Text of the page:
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9/22. Ovarian stromal tumors with minor sex cord elements: a report of seven cases.

    Seven ovarian tumors that were predominantly stromal, but contained, in addition, a minor component of sex cord elements, were encountered in patients ranging from 16 to 65 years of age. The tumors varied from 1 to 10 cm in diameter and resembled grossly fibromas or thecomas. On microscopical examination they were predominantly fibromatous, but also contained small nests or tubules composed of cells resembling granulosa cells, sertoli cells, or indifferent cells of sex cord type. Two tumors also had cells of steroid-hormone-cell type; these cells contained crystalloids of Reinke in one case. These two tumors were classified as luteinized thecoma and stromal-leydig cell tumor with minor sex cord elements. The other five tumors were designated fibromas with minor sex cord elements. Five-year follow-up, available in three cases, revealed no evidence of recurrence after operative removal. Although the presence of sex cord components has generally resulted in the classification of an ovarian tumor in either the granulosa cell or Sertoli-Leydig cell category, we propose that tumors with only minor sex cord components be placed in a separate category.
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10/22. Ovarian Sertoli-Leydig cell tumors with a retiform pattern: a problem in histopathologic diagnosis. A report of 25 cases.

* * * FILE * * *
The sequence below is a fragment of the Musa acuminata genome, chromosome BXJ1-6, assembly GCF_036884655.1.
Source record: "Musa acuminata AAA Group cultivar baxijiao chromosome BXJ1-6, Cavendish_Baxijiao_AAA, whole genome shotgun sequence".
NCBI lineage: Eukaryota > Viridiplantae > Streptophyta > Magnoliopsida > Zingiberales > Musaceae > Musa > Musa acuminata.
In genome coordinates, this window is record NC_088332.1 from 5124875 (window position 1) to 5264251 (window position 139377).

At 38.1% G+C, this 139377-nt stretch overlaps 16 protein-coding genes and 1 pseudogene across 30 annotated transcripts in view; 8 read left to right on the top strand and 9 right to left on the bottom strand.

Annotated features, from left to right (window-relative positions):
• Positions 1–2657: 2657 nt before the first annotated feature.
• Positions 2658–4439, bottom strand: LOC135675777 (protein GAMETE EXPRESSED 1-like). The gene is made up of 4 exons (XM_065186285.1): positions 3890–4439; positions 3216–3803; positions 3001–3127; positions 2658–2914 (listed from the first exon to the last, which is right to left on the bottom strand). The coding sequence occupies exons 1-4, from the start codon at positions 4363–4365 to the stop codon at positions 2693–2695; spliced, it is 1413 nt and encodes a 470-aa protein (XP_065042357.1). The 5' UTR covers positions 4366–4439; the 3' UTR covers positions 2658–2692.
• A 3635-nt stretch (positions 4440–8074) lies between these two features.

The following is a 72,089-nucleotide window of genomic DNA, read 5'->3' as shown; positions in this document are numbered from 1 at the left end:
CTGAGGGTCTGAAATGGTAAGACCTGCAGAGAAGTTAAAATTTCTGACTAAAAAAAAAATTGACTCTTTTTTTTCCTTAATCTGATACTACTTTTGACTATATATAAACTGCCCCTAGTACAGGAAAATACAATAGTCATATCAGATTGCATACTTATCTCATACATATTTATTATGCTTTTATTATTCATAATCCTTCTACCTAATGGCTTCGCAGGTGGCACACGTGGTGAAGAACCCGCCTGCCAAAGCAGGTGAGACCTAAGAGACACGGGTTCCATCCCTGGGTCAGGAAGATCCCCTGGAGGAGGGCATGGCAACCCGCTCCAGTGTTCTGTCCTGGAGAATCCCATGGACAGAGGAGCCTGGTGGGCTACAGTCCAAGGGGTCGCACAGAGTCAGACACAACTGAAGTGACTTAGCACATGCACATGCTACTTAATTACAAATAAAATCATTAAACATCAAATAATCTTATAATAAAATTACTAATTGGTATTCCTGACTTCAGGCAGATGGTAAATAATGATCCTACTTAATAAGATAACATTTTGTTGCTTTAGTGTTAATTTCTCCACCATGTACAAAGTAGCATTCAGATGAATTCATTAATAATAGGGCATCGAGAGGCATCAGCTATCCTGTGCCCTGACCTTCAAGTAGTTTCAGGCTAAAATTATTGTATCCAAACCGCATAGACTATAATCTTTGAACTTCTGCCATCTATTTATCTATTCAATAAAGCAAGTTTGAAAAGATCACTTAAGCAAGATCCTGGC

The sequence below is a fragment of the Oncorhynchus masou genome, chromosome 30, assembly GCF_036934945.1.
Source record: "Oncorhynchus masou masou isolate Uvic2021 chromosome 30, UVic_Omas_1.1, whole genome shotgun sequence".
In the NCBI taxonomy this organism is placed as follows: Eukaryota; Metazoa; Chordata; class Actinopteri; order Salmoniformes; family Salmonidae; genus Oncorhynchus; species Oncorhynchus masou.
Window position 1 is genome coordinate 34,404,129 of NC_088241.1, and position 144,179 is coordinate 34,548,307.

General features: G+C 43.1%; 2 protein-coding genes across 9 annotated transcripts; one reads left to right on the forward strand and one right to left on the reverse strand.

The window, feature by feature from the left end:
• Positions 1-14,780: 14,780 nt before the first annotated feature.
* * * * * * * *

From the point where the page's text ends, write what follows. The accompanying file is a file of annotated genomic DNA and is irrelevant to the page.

A review of 232 cases of ovarian Sertoli-Leydig cell tumors yielded 25 that contained a prominent component with a retiform pattern. A lack of awareness of this pattern, which has not been described adequately in the literature, resulted in frequent initial misinterpretation of these tumors as neoplasms of other types, including endodermal sinus tumor (seven cases) and serous adenocarcinoma (four cases). The patients ranged in age from 2 to 39 years. Three of them (12%) presented because of androgenic manifestations; most of the remainder complained of abdominal swelling or pain, but one of them was amenorrheic and hirsute and three had amenorrhea, suggesting androgen secretion by the tumor. All the tumors were Stage I; one was bilateral. Their average maximum dimension was 16 cm and they were typically cystic or both cystic and solid. In eight tumors the cysts were lined by papillae, which were edematous in five cases. On microscopic examination the retiform pattern, which predominated in 14 of the 25 tumors, was characterized by an irregular network of elongated, often slit-like tubules and cysts, which often contained papillae and resembled the rete testis. Follow-up of 21 patients from 6 months to 17 years (average 4 years) revealed that 16 of them were alive and free of disease; five had died of tumor from 6 months to 17 years postoperatively.